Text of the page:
The emancipation proclamation, the end of a devastating Civil War, and the draconian politics of building a transcontinental railroad sound like an auspiciously boring and taxing premise for a new drama series if you lived in a world without pioneers like Deadwood, Mad Men, and now Boardwalk Empire as your proverbial Lewis and Clark blazing the trail.
Thankfully AMC’s new drama Hell on Wheels creators’ Joe and Tony Gayton follow the map plotted by the aforementioned television dramas; creating a multifaceted world of savagery, politics, and the ‘manifest destiny’ personified.
Colm Meany (Layer Cake) stars as willing villain/railroad magnate Doc Durant, a man who could intimidate the monopoly guy into selling Boardwalk at half price. Then we have Anson Mount’s (Tully) mysterious Cullen Bohannan, an ex-confederate soldier we are introduced to blowing a remorseful confessor’s head off after hearing his confession about some vague horror that happened during the war.
He secures a job at the railroad through tough warden Ted Levine (Silence of the Lambs) supervising the ‘cut crew’ due to his slave-owning background. Working the crew and resembling Denzel in Glory is Common (Smokin’ Aces), a bitter ex-slave whose destiny becomes intertwined with Cullen’s untold agenda through a series of half-revelations and mortal acts.
Truth be told, I love the setting. This was, as edified in the pilot’s opening, a volatile time for a nation reeling from a fight with itself over denizens now expecting equality. Add in the imperialistic salvo attached to forcing a transcontinental railroad adorned with human remoras clamoring for a piece of the endless government subsidies, and we are all set for a feeding frenzy; just as long as the show can create its own identity from the template of prior show successes.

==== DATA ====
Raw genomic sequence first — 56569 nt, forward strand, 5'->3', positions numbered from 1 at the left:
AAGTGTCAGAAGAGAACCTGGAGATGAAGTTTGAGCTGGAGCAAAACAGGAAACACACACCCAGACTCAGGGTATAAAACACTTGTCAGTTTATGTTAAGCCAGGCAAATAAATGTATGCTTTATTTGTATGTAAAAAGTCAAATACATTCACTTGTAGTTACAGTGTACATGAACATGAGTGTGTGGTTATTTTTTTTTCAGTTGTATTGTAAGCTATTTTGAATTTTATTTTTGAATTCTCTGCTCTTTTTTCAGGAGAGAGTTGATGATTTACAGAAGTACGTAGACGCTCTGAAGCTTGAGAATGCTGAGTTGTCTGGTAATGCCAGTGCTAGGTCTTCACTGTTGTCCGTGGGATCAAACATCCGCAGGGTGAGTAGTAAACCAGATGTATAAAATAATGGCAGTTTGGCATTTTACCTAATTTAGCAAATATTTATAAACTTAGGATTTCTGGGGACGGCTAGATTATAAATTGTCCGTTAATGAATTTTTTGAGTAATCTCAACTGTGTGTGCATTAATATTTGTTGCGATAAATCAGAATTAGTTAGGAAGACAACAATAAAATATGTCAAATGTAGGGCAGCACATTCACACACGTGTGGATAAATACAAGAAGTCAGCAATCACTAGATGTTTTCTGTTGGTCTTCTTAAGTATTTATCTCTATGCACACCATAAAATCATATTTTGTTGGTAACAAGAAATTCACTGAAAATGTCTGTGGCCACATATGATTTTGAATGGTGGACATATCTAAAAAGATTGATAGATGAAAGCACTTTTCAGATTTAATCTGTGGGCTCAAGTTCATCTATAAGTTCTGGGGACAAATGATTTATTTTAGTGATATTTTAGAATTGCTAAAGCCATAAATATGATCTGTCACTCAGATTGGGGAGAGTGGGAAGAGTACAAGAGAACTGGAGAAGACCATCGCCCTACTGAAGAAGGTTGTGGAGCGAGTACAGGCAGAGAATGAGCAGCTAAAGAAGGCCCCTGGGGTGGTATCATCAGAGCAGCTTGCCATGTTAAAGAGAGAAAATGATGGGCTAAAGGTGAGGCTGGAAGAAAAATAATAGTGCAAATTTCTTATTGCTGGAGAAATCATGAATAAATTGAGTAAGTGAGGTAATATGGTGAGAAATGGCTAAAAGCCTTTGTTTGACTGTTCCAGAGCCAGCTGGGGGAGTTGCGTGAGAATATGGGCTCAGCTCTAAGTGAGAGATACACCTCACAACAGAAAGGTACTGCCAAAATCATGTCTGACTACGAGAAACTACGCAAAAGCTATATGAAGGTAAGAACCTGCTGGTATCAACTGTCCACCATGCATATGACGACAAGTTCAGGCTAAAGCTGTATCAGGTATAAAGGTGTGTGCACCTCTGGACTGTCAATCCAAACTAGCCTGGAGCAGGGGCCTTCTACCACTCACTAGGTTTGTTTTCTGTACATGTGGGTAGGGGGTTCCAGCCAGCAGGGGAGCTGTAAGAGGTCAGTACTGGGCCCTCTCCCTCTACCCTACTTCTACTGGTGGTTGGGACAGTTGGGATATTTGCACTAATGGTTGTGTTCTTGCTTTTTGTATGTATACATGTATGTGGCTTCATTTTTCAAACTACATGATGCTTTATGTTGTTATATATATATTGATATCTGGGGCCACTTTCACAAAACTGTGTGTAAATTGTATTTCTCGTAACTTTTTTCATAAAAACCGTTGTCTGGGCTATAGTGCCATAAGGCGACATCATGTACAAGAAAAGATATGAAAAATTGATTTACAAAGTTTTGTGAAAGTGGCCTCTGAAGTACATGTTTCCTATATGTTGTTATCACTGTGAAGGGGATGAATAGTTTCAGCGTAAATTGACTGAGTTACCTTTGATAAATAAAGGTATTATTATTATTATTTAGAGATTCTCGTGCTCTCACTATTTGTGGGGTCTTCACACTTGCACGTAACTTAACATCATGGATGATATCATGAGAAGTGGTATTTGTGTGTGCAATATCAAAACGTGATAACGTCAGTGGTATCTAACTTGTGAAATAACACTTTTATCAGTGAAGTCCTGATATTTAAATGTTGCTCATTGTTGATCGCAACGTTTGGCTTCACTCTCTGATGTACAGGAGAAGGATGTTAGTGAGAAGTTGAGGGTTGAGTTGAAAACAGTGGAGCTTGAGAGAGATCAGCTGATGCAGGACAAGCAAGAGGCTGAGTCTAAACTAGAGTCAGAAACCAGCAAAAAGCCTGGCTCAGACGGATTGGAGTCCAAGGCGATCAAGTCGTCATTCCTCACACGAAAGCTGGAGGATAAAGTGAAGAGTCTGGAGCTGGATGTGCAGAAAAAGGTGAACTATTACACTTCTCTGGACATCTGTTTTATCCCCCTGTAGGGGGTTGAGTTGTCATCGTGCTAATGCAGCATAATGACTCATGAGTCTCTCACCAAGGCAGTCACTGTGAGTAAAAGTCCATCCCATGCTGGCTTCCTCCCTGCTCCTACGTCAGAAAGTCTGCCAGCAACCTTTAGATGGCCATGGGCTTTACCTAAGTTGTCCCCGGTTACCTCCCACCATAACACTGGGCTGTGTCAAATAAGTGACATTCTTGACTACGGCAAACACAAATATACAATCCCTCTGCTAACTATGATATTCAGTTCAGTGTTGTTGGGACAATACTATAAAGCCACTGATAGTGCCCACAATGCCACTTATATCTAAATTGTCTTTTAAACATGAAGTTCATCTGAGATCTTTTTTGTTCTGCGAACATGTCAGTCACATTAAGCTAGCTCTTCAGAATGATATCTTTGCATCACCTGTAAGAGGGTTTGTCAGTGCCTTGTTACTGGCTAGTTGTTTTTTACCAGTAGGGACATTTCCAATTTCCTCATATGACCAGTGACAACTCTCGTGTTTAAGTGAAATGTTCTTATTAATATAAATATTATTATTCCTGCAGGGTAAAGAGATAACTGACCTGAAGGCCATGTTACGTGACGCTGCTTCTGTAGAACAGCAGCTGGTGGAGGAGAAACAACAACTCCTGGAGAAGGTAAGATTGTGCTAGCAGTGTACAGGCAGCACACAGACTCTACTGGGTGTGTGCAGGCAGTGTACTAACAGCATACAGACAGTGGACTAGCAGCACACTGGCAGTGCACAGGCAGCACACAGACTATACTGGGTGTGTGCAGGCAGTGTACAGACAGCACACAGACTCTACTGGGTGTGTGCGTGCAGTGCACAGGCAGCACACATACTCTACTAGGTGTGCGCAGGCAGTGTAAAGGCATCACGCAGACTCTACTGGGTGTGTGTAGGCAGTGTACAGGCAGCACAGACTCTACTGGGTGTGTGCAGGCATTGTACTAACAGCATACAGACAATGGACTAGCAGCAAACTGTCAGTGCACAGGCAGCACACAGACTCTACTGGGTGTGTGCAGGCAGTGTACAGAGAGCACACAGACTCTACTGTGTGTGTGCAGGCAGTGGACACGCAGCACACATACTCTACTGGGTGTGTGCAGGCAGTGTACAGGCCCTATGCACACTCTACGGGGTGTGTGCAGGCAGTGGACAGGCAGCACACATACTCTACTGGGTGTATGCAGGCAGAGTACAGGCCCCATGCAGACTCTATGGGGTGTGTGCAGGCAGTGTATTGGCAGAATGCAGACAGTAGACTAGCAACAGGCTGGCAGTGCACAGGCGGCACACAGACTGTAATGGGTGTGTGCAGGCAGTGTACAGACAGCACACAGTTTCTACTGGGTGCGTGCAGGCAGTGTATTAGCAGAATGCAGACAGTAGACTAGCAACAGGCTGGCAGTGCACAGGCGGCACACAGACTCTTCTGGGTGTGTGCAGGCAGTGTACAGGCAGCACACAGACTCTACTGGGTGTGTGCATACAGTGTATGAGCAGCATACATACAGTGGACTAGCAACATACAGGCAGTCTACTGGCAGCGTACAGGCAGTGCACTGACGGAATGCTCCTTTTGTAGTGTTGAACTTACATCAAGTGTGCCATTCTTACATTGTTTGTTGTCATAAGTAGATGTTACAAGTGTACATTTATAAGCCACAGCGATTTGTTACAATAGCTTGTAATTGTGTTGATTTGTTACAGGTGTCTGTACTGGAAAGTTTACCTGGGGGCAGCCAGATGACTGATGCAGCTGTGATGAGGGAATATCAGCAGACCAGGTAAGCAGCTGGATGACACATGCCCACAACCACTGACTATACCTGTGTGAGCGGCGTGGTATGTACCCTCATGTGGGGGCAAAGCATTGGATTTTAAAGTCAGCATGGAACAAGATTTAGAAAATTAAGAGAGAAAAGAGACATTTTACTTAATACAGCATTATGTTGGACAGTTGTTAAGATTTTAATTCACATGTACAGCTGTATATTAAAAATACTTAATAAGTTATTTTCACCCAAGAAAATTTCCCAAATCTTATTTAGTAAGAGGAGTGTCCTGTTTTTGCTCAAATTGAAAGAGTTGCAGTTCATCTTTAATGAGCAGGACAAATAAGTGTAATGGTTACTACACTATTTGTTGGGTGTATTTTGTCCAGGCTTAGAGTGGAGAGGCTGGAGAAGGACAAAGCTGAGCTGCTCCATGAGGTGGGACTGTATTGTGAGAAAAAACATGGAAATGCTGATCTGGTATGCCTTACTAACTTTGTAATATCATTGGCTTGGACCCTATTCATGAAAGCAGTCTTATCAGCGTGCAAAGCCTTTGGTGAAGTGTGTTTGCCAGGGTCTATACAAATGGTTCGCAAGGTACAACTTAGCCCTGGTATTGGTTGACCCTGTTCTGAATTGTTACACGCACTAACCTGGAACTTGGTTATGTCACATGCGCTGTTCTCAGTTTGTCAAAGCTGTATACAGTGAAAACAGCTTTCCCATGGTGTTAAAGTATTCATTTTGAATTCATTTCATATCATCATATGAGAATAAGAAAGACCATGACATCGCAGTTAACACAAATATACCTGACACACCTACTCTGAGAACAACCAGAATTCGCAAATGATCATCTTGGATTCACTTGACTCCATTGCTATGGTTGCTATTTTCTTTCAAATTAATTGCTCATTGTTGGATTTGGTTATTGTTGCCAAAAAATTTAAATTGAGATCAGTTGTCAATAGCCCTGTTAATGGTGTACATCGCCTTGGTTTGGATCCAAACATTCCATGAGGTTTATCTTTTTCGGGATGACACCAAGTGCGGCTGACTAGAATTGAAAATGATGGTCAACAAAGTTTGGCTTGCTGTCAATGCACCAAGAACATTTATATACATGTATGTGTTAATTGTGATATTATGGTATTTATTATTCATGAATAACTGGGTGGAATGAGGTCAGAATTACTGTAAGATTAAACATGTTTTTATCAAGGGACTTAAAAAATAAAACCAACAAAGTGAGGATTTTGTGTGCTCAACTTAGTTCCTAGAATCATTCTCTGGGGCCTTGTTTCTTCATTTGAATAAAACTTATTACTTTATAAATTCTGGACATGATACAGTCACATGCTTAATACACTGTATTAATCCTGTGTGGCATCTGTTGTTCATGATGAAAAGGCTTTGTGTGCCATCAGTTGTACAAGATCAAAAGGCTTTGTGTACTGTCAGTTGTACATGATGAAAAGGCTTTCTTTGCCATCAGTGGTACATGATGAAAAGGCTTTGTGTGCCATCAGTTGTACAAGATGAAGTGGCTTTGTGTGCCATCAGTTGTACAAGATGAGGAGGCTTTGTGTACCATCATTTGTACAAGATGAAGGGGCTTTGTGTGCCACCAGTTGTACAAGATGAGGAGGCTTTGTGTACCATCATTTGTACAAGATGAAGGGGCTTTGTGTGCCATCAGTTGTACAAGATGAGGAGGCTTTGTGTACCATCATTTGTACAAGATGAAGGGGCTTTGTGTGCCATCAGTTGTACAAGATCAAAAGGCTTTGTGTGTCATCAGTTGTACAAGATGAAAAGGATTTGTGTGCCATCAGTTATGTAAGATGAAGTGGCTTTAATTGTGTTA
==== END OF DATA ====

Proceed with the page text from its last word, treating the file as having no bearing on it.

We’ve seen the mad frontier rush with Deadwood, the dark eloquence of business in Mad Men and the catawampus politics of Boardwalk Empire. AMC, despite a few ugly skirmishes amongst their own tribe, maintains a foresighted frontier spirit by allowing the type of programming that promotes ballsy, well-written and desperately humane characters on a television show. Not that brutality and wanton avarice are requirements for greatness these days, but as Doc Durant says “What is the building of this grand road if not a drama? This business is not for the weak of heart, it is a thorny brutal affair.”
The historical bullet points are no mystery, the who, what, where, and when regarding the railroad are known. How will this train of dire consequences take us is the real question and what could derail this show if inadequately answered.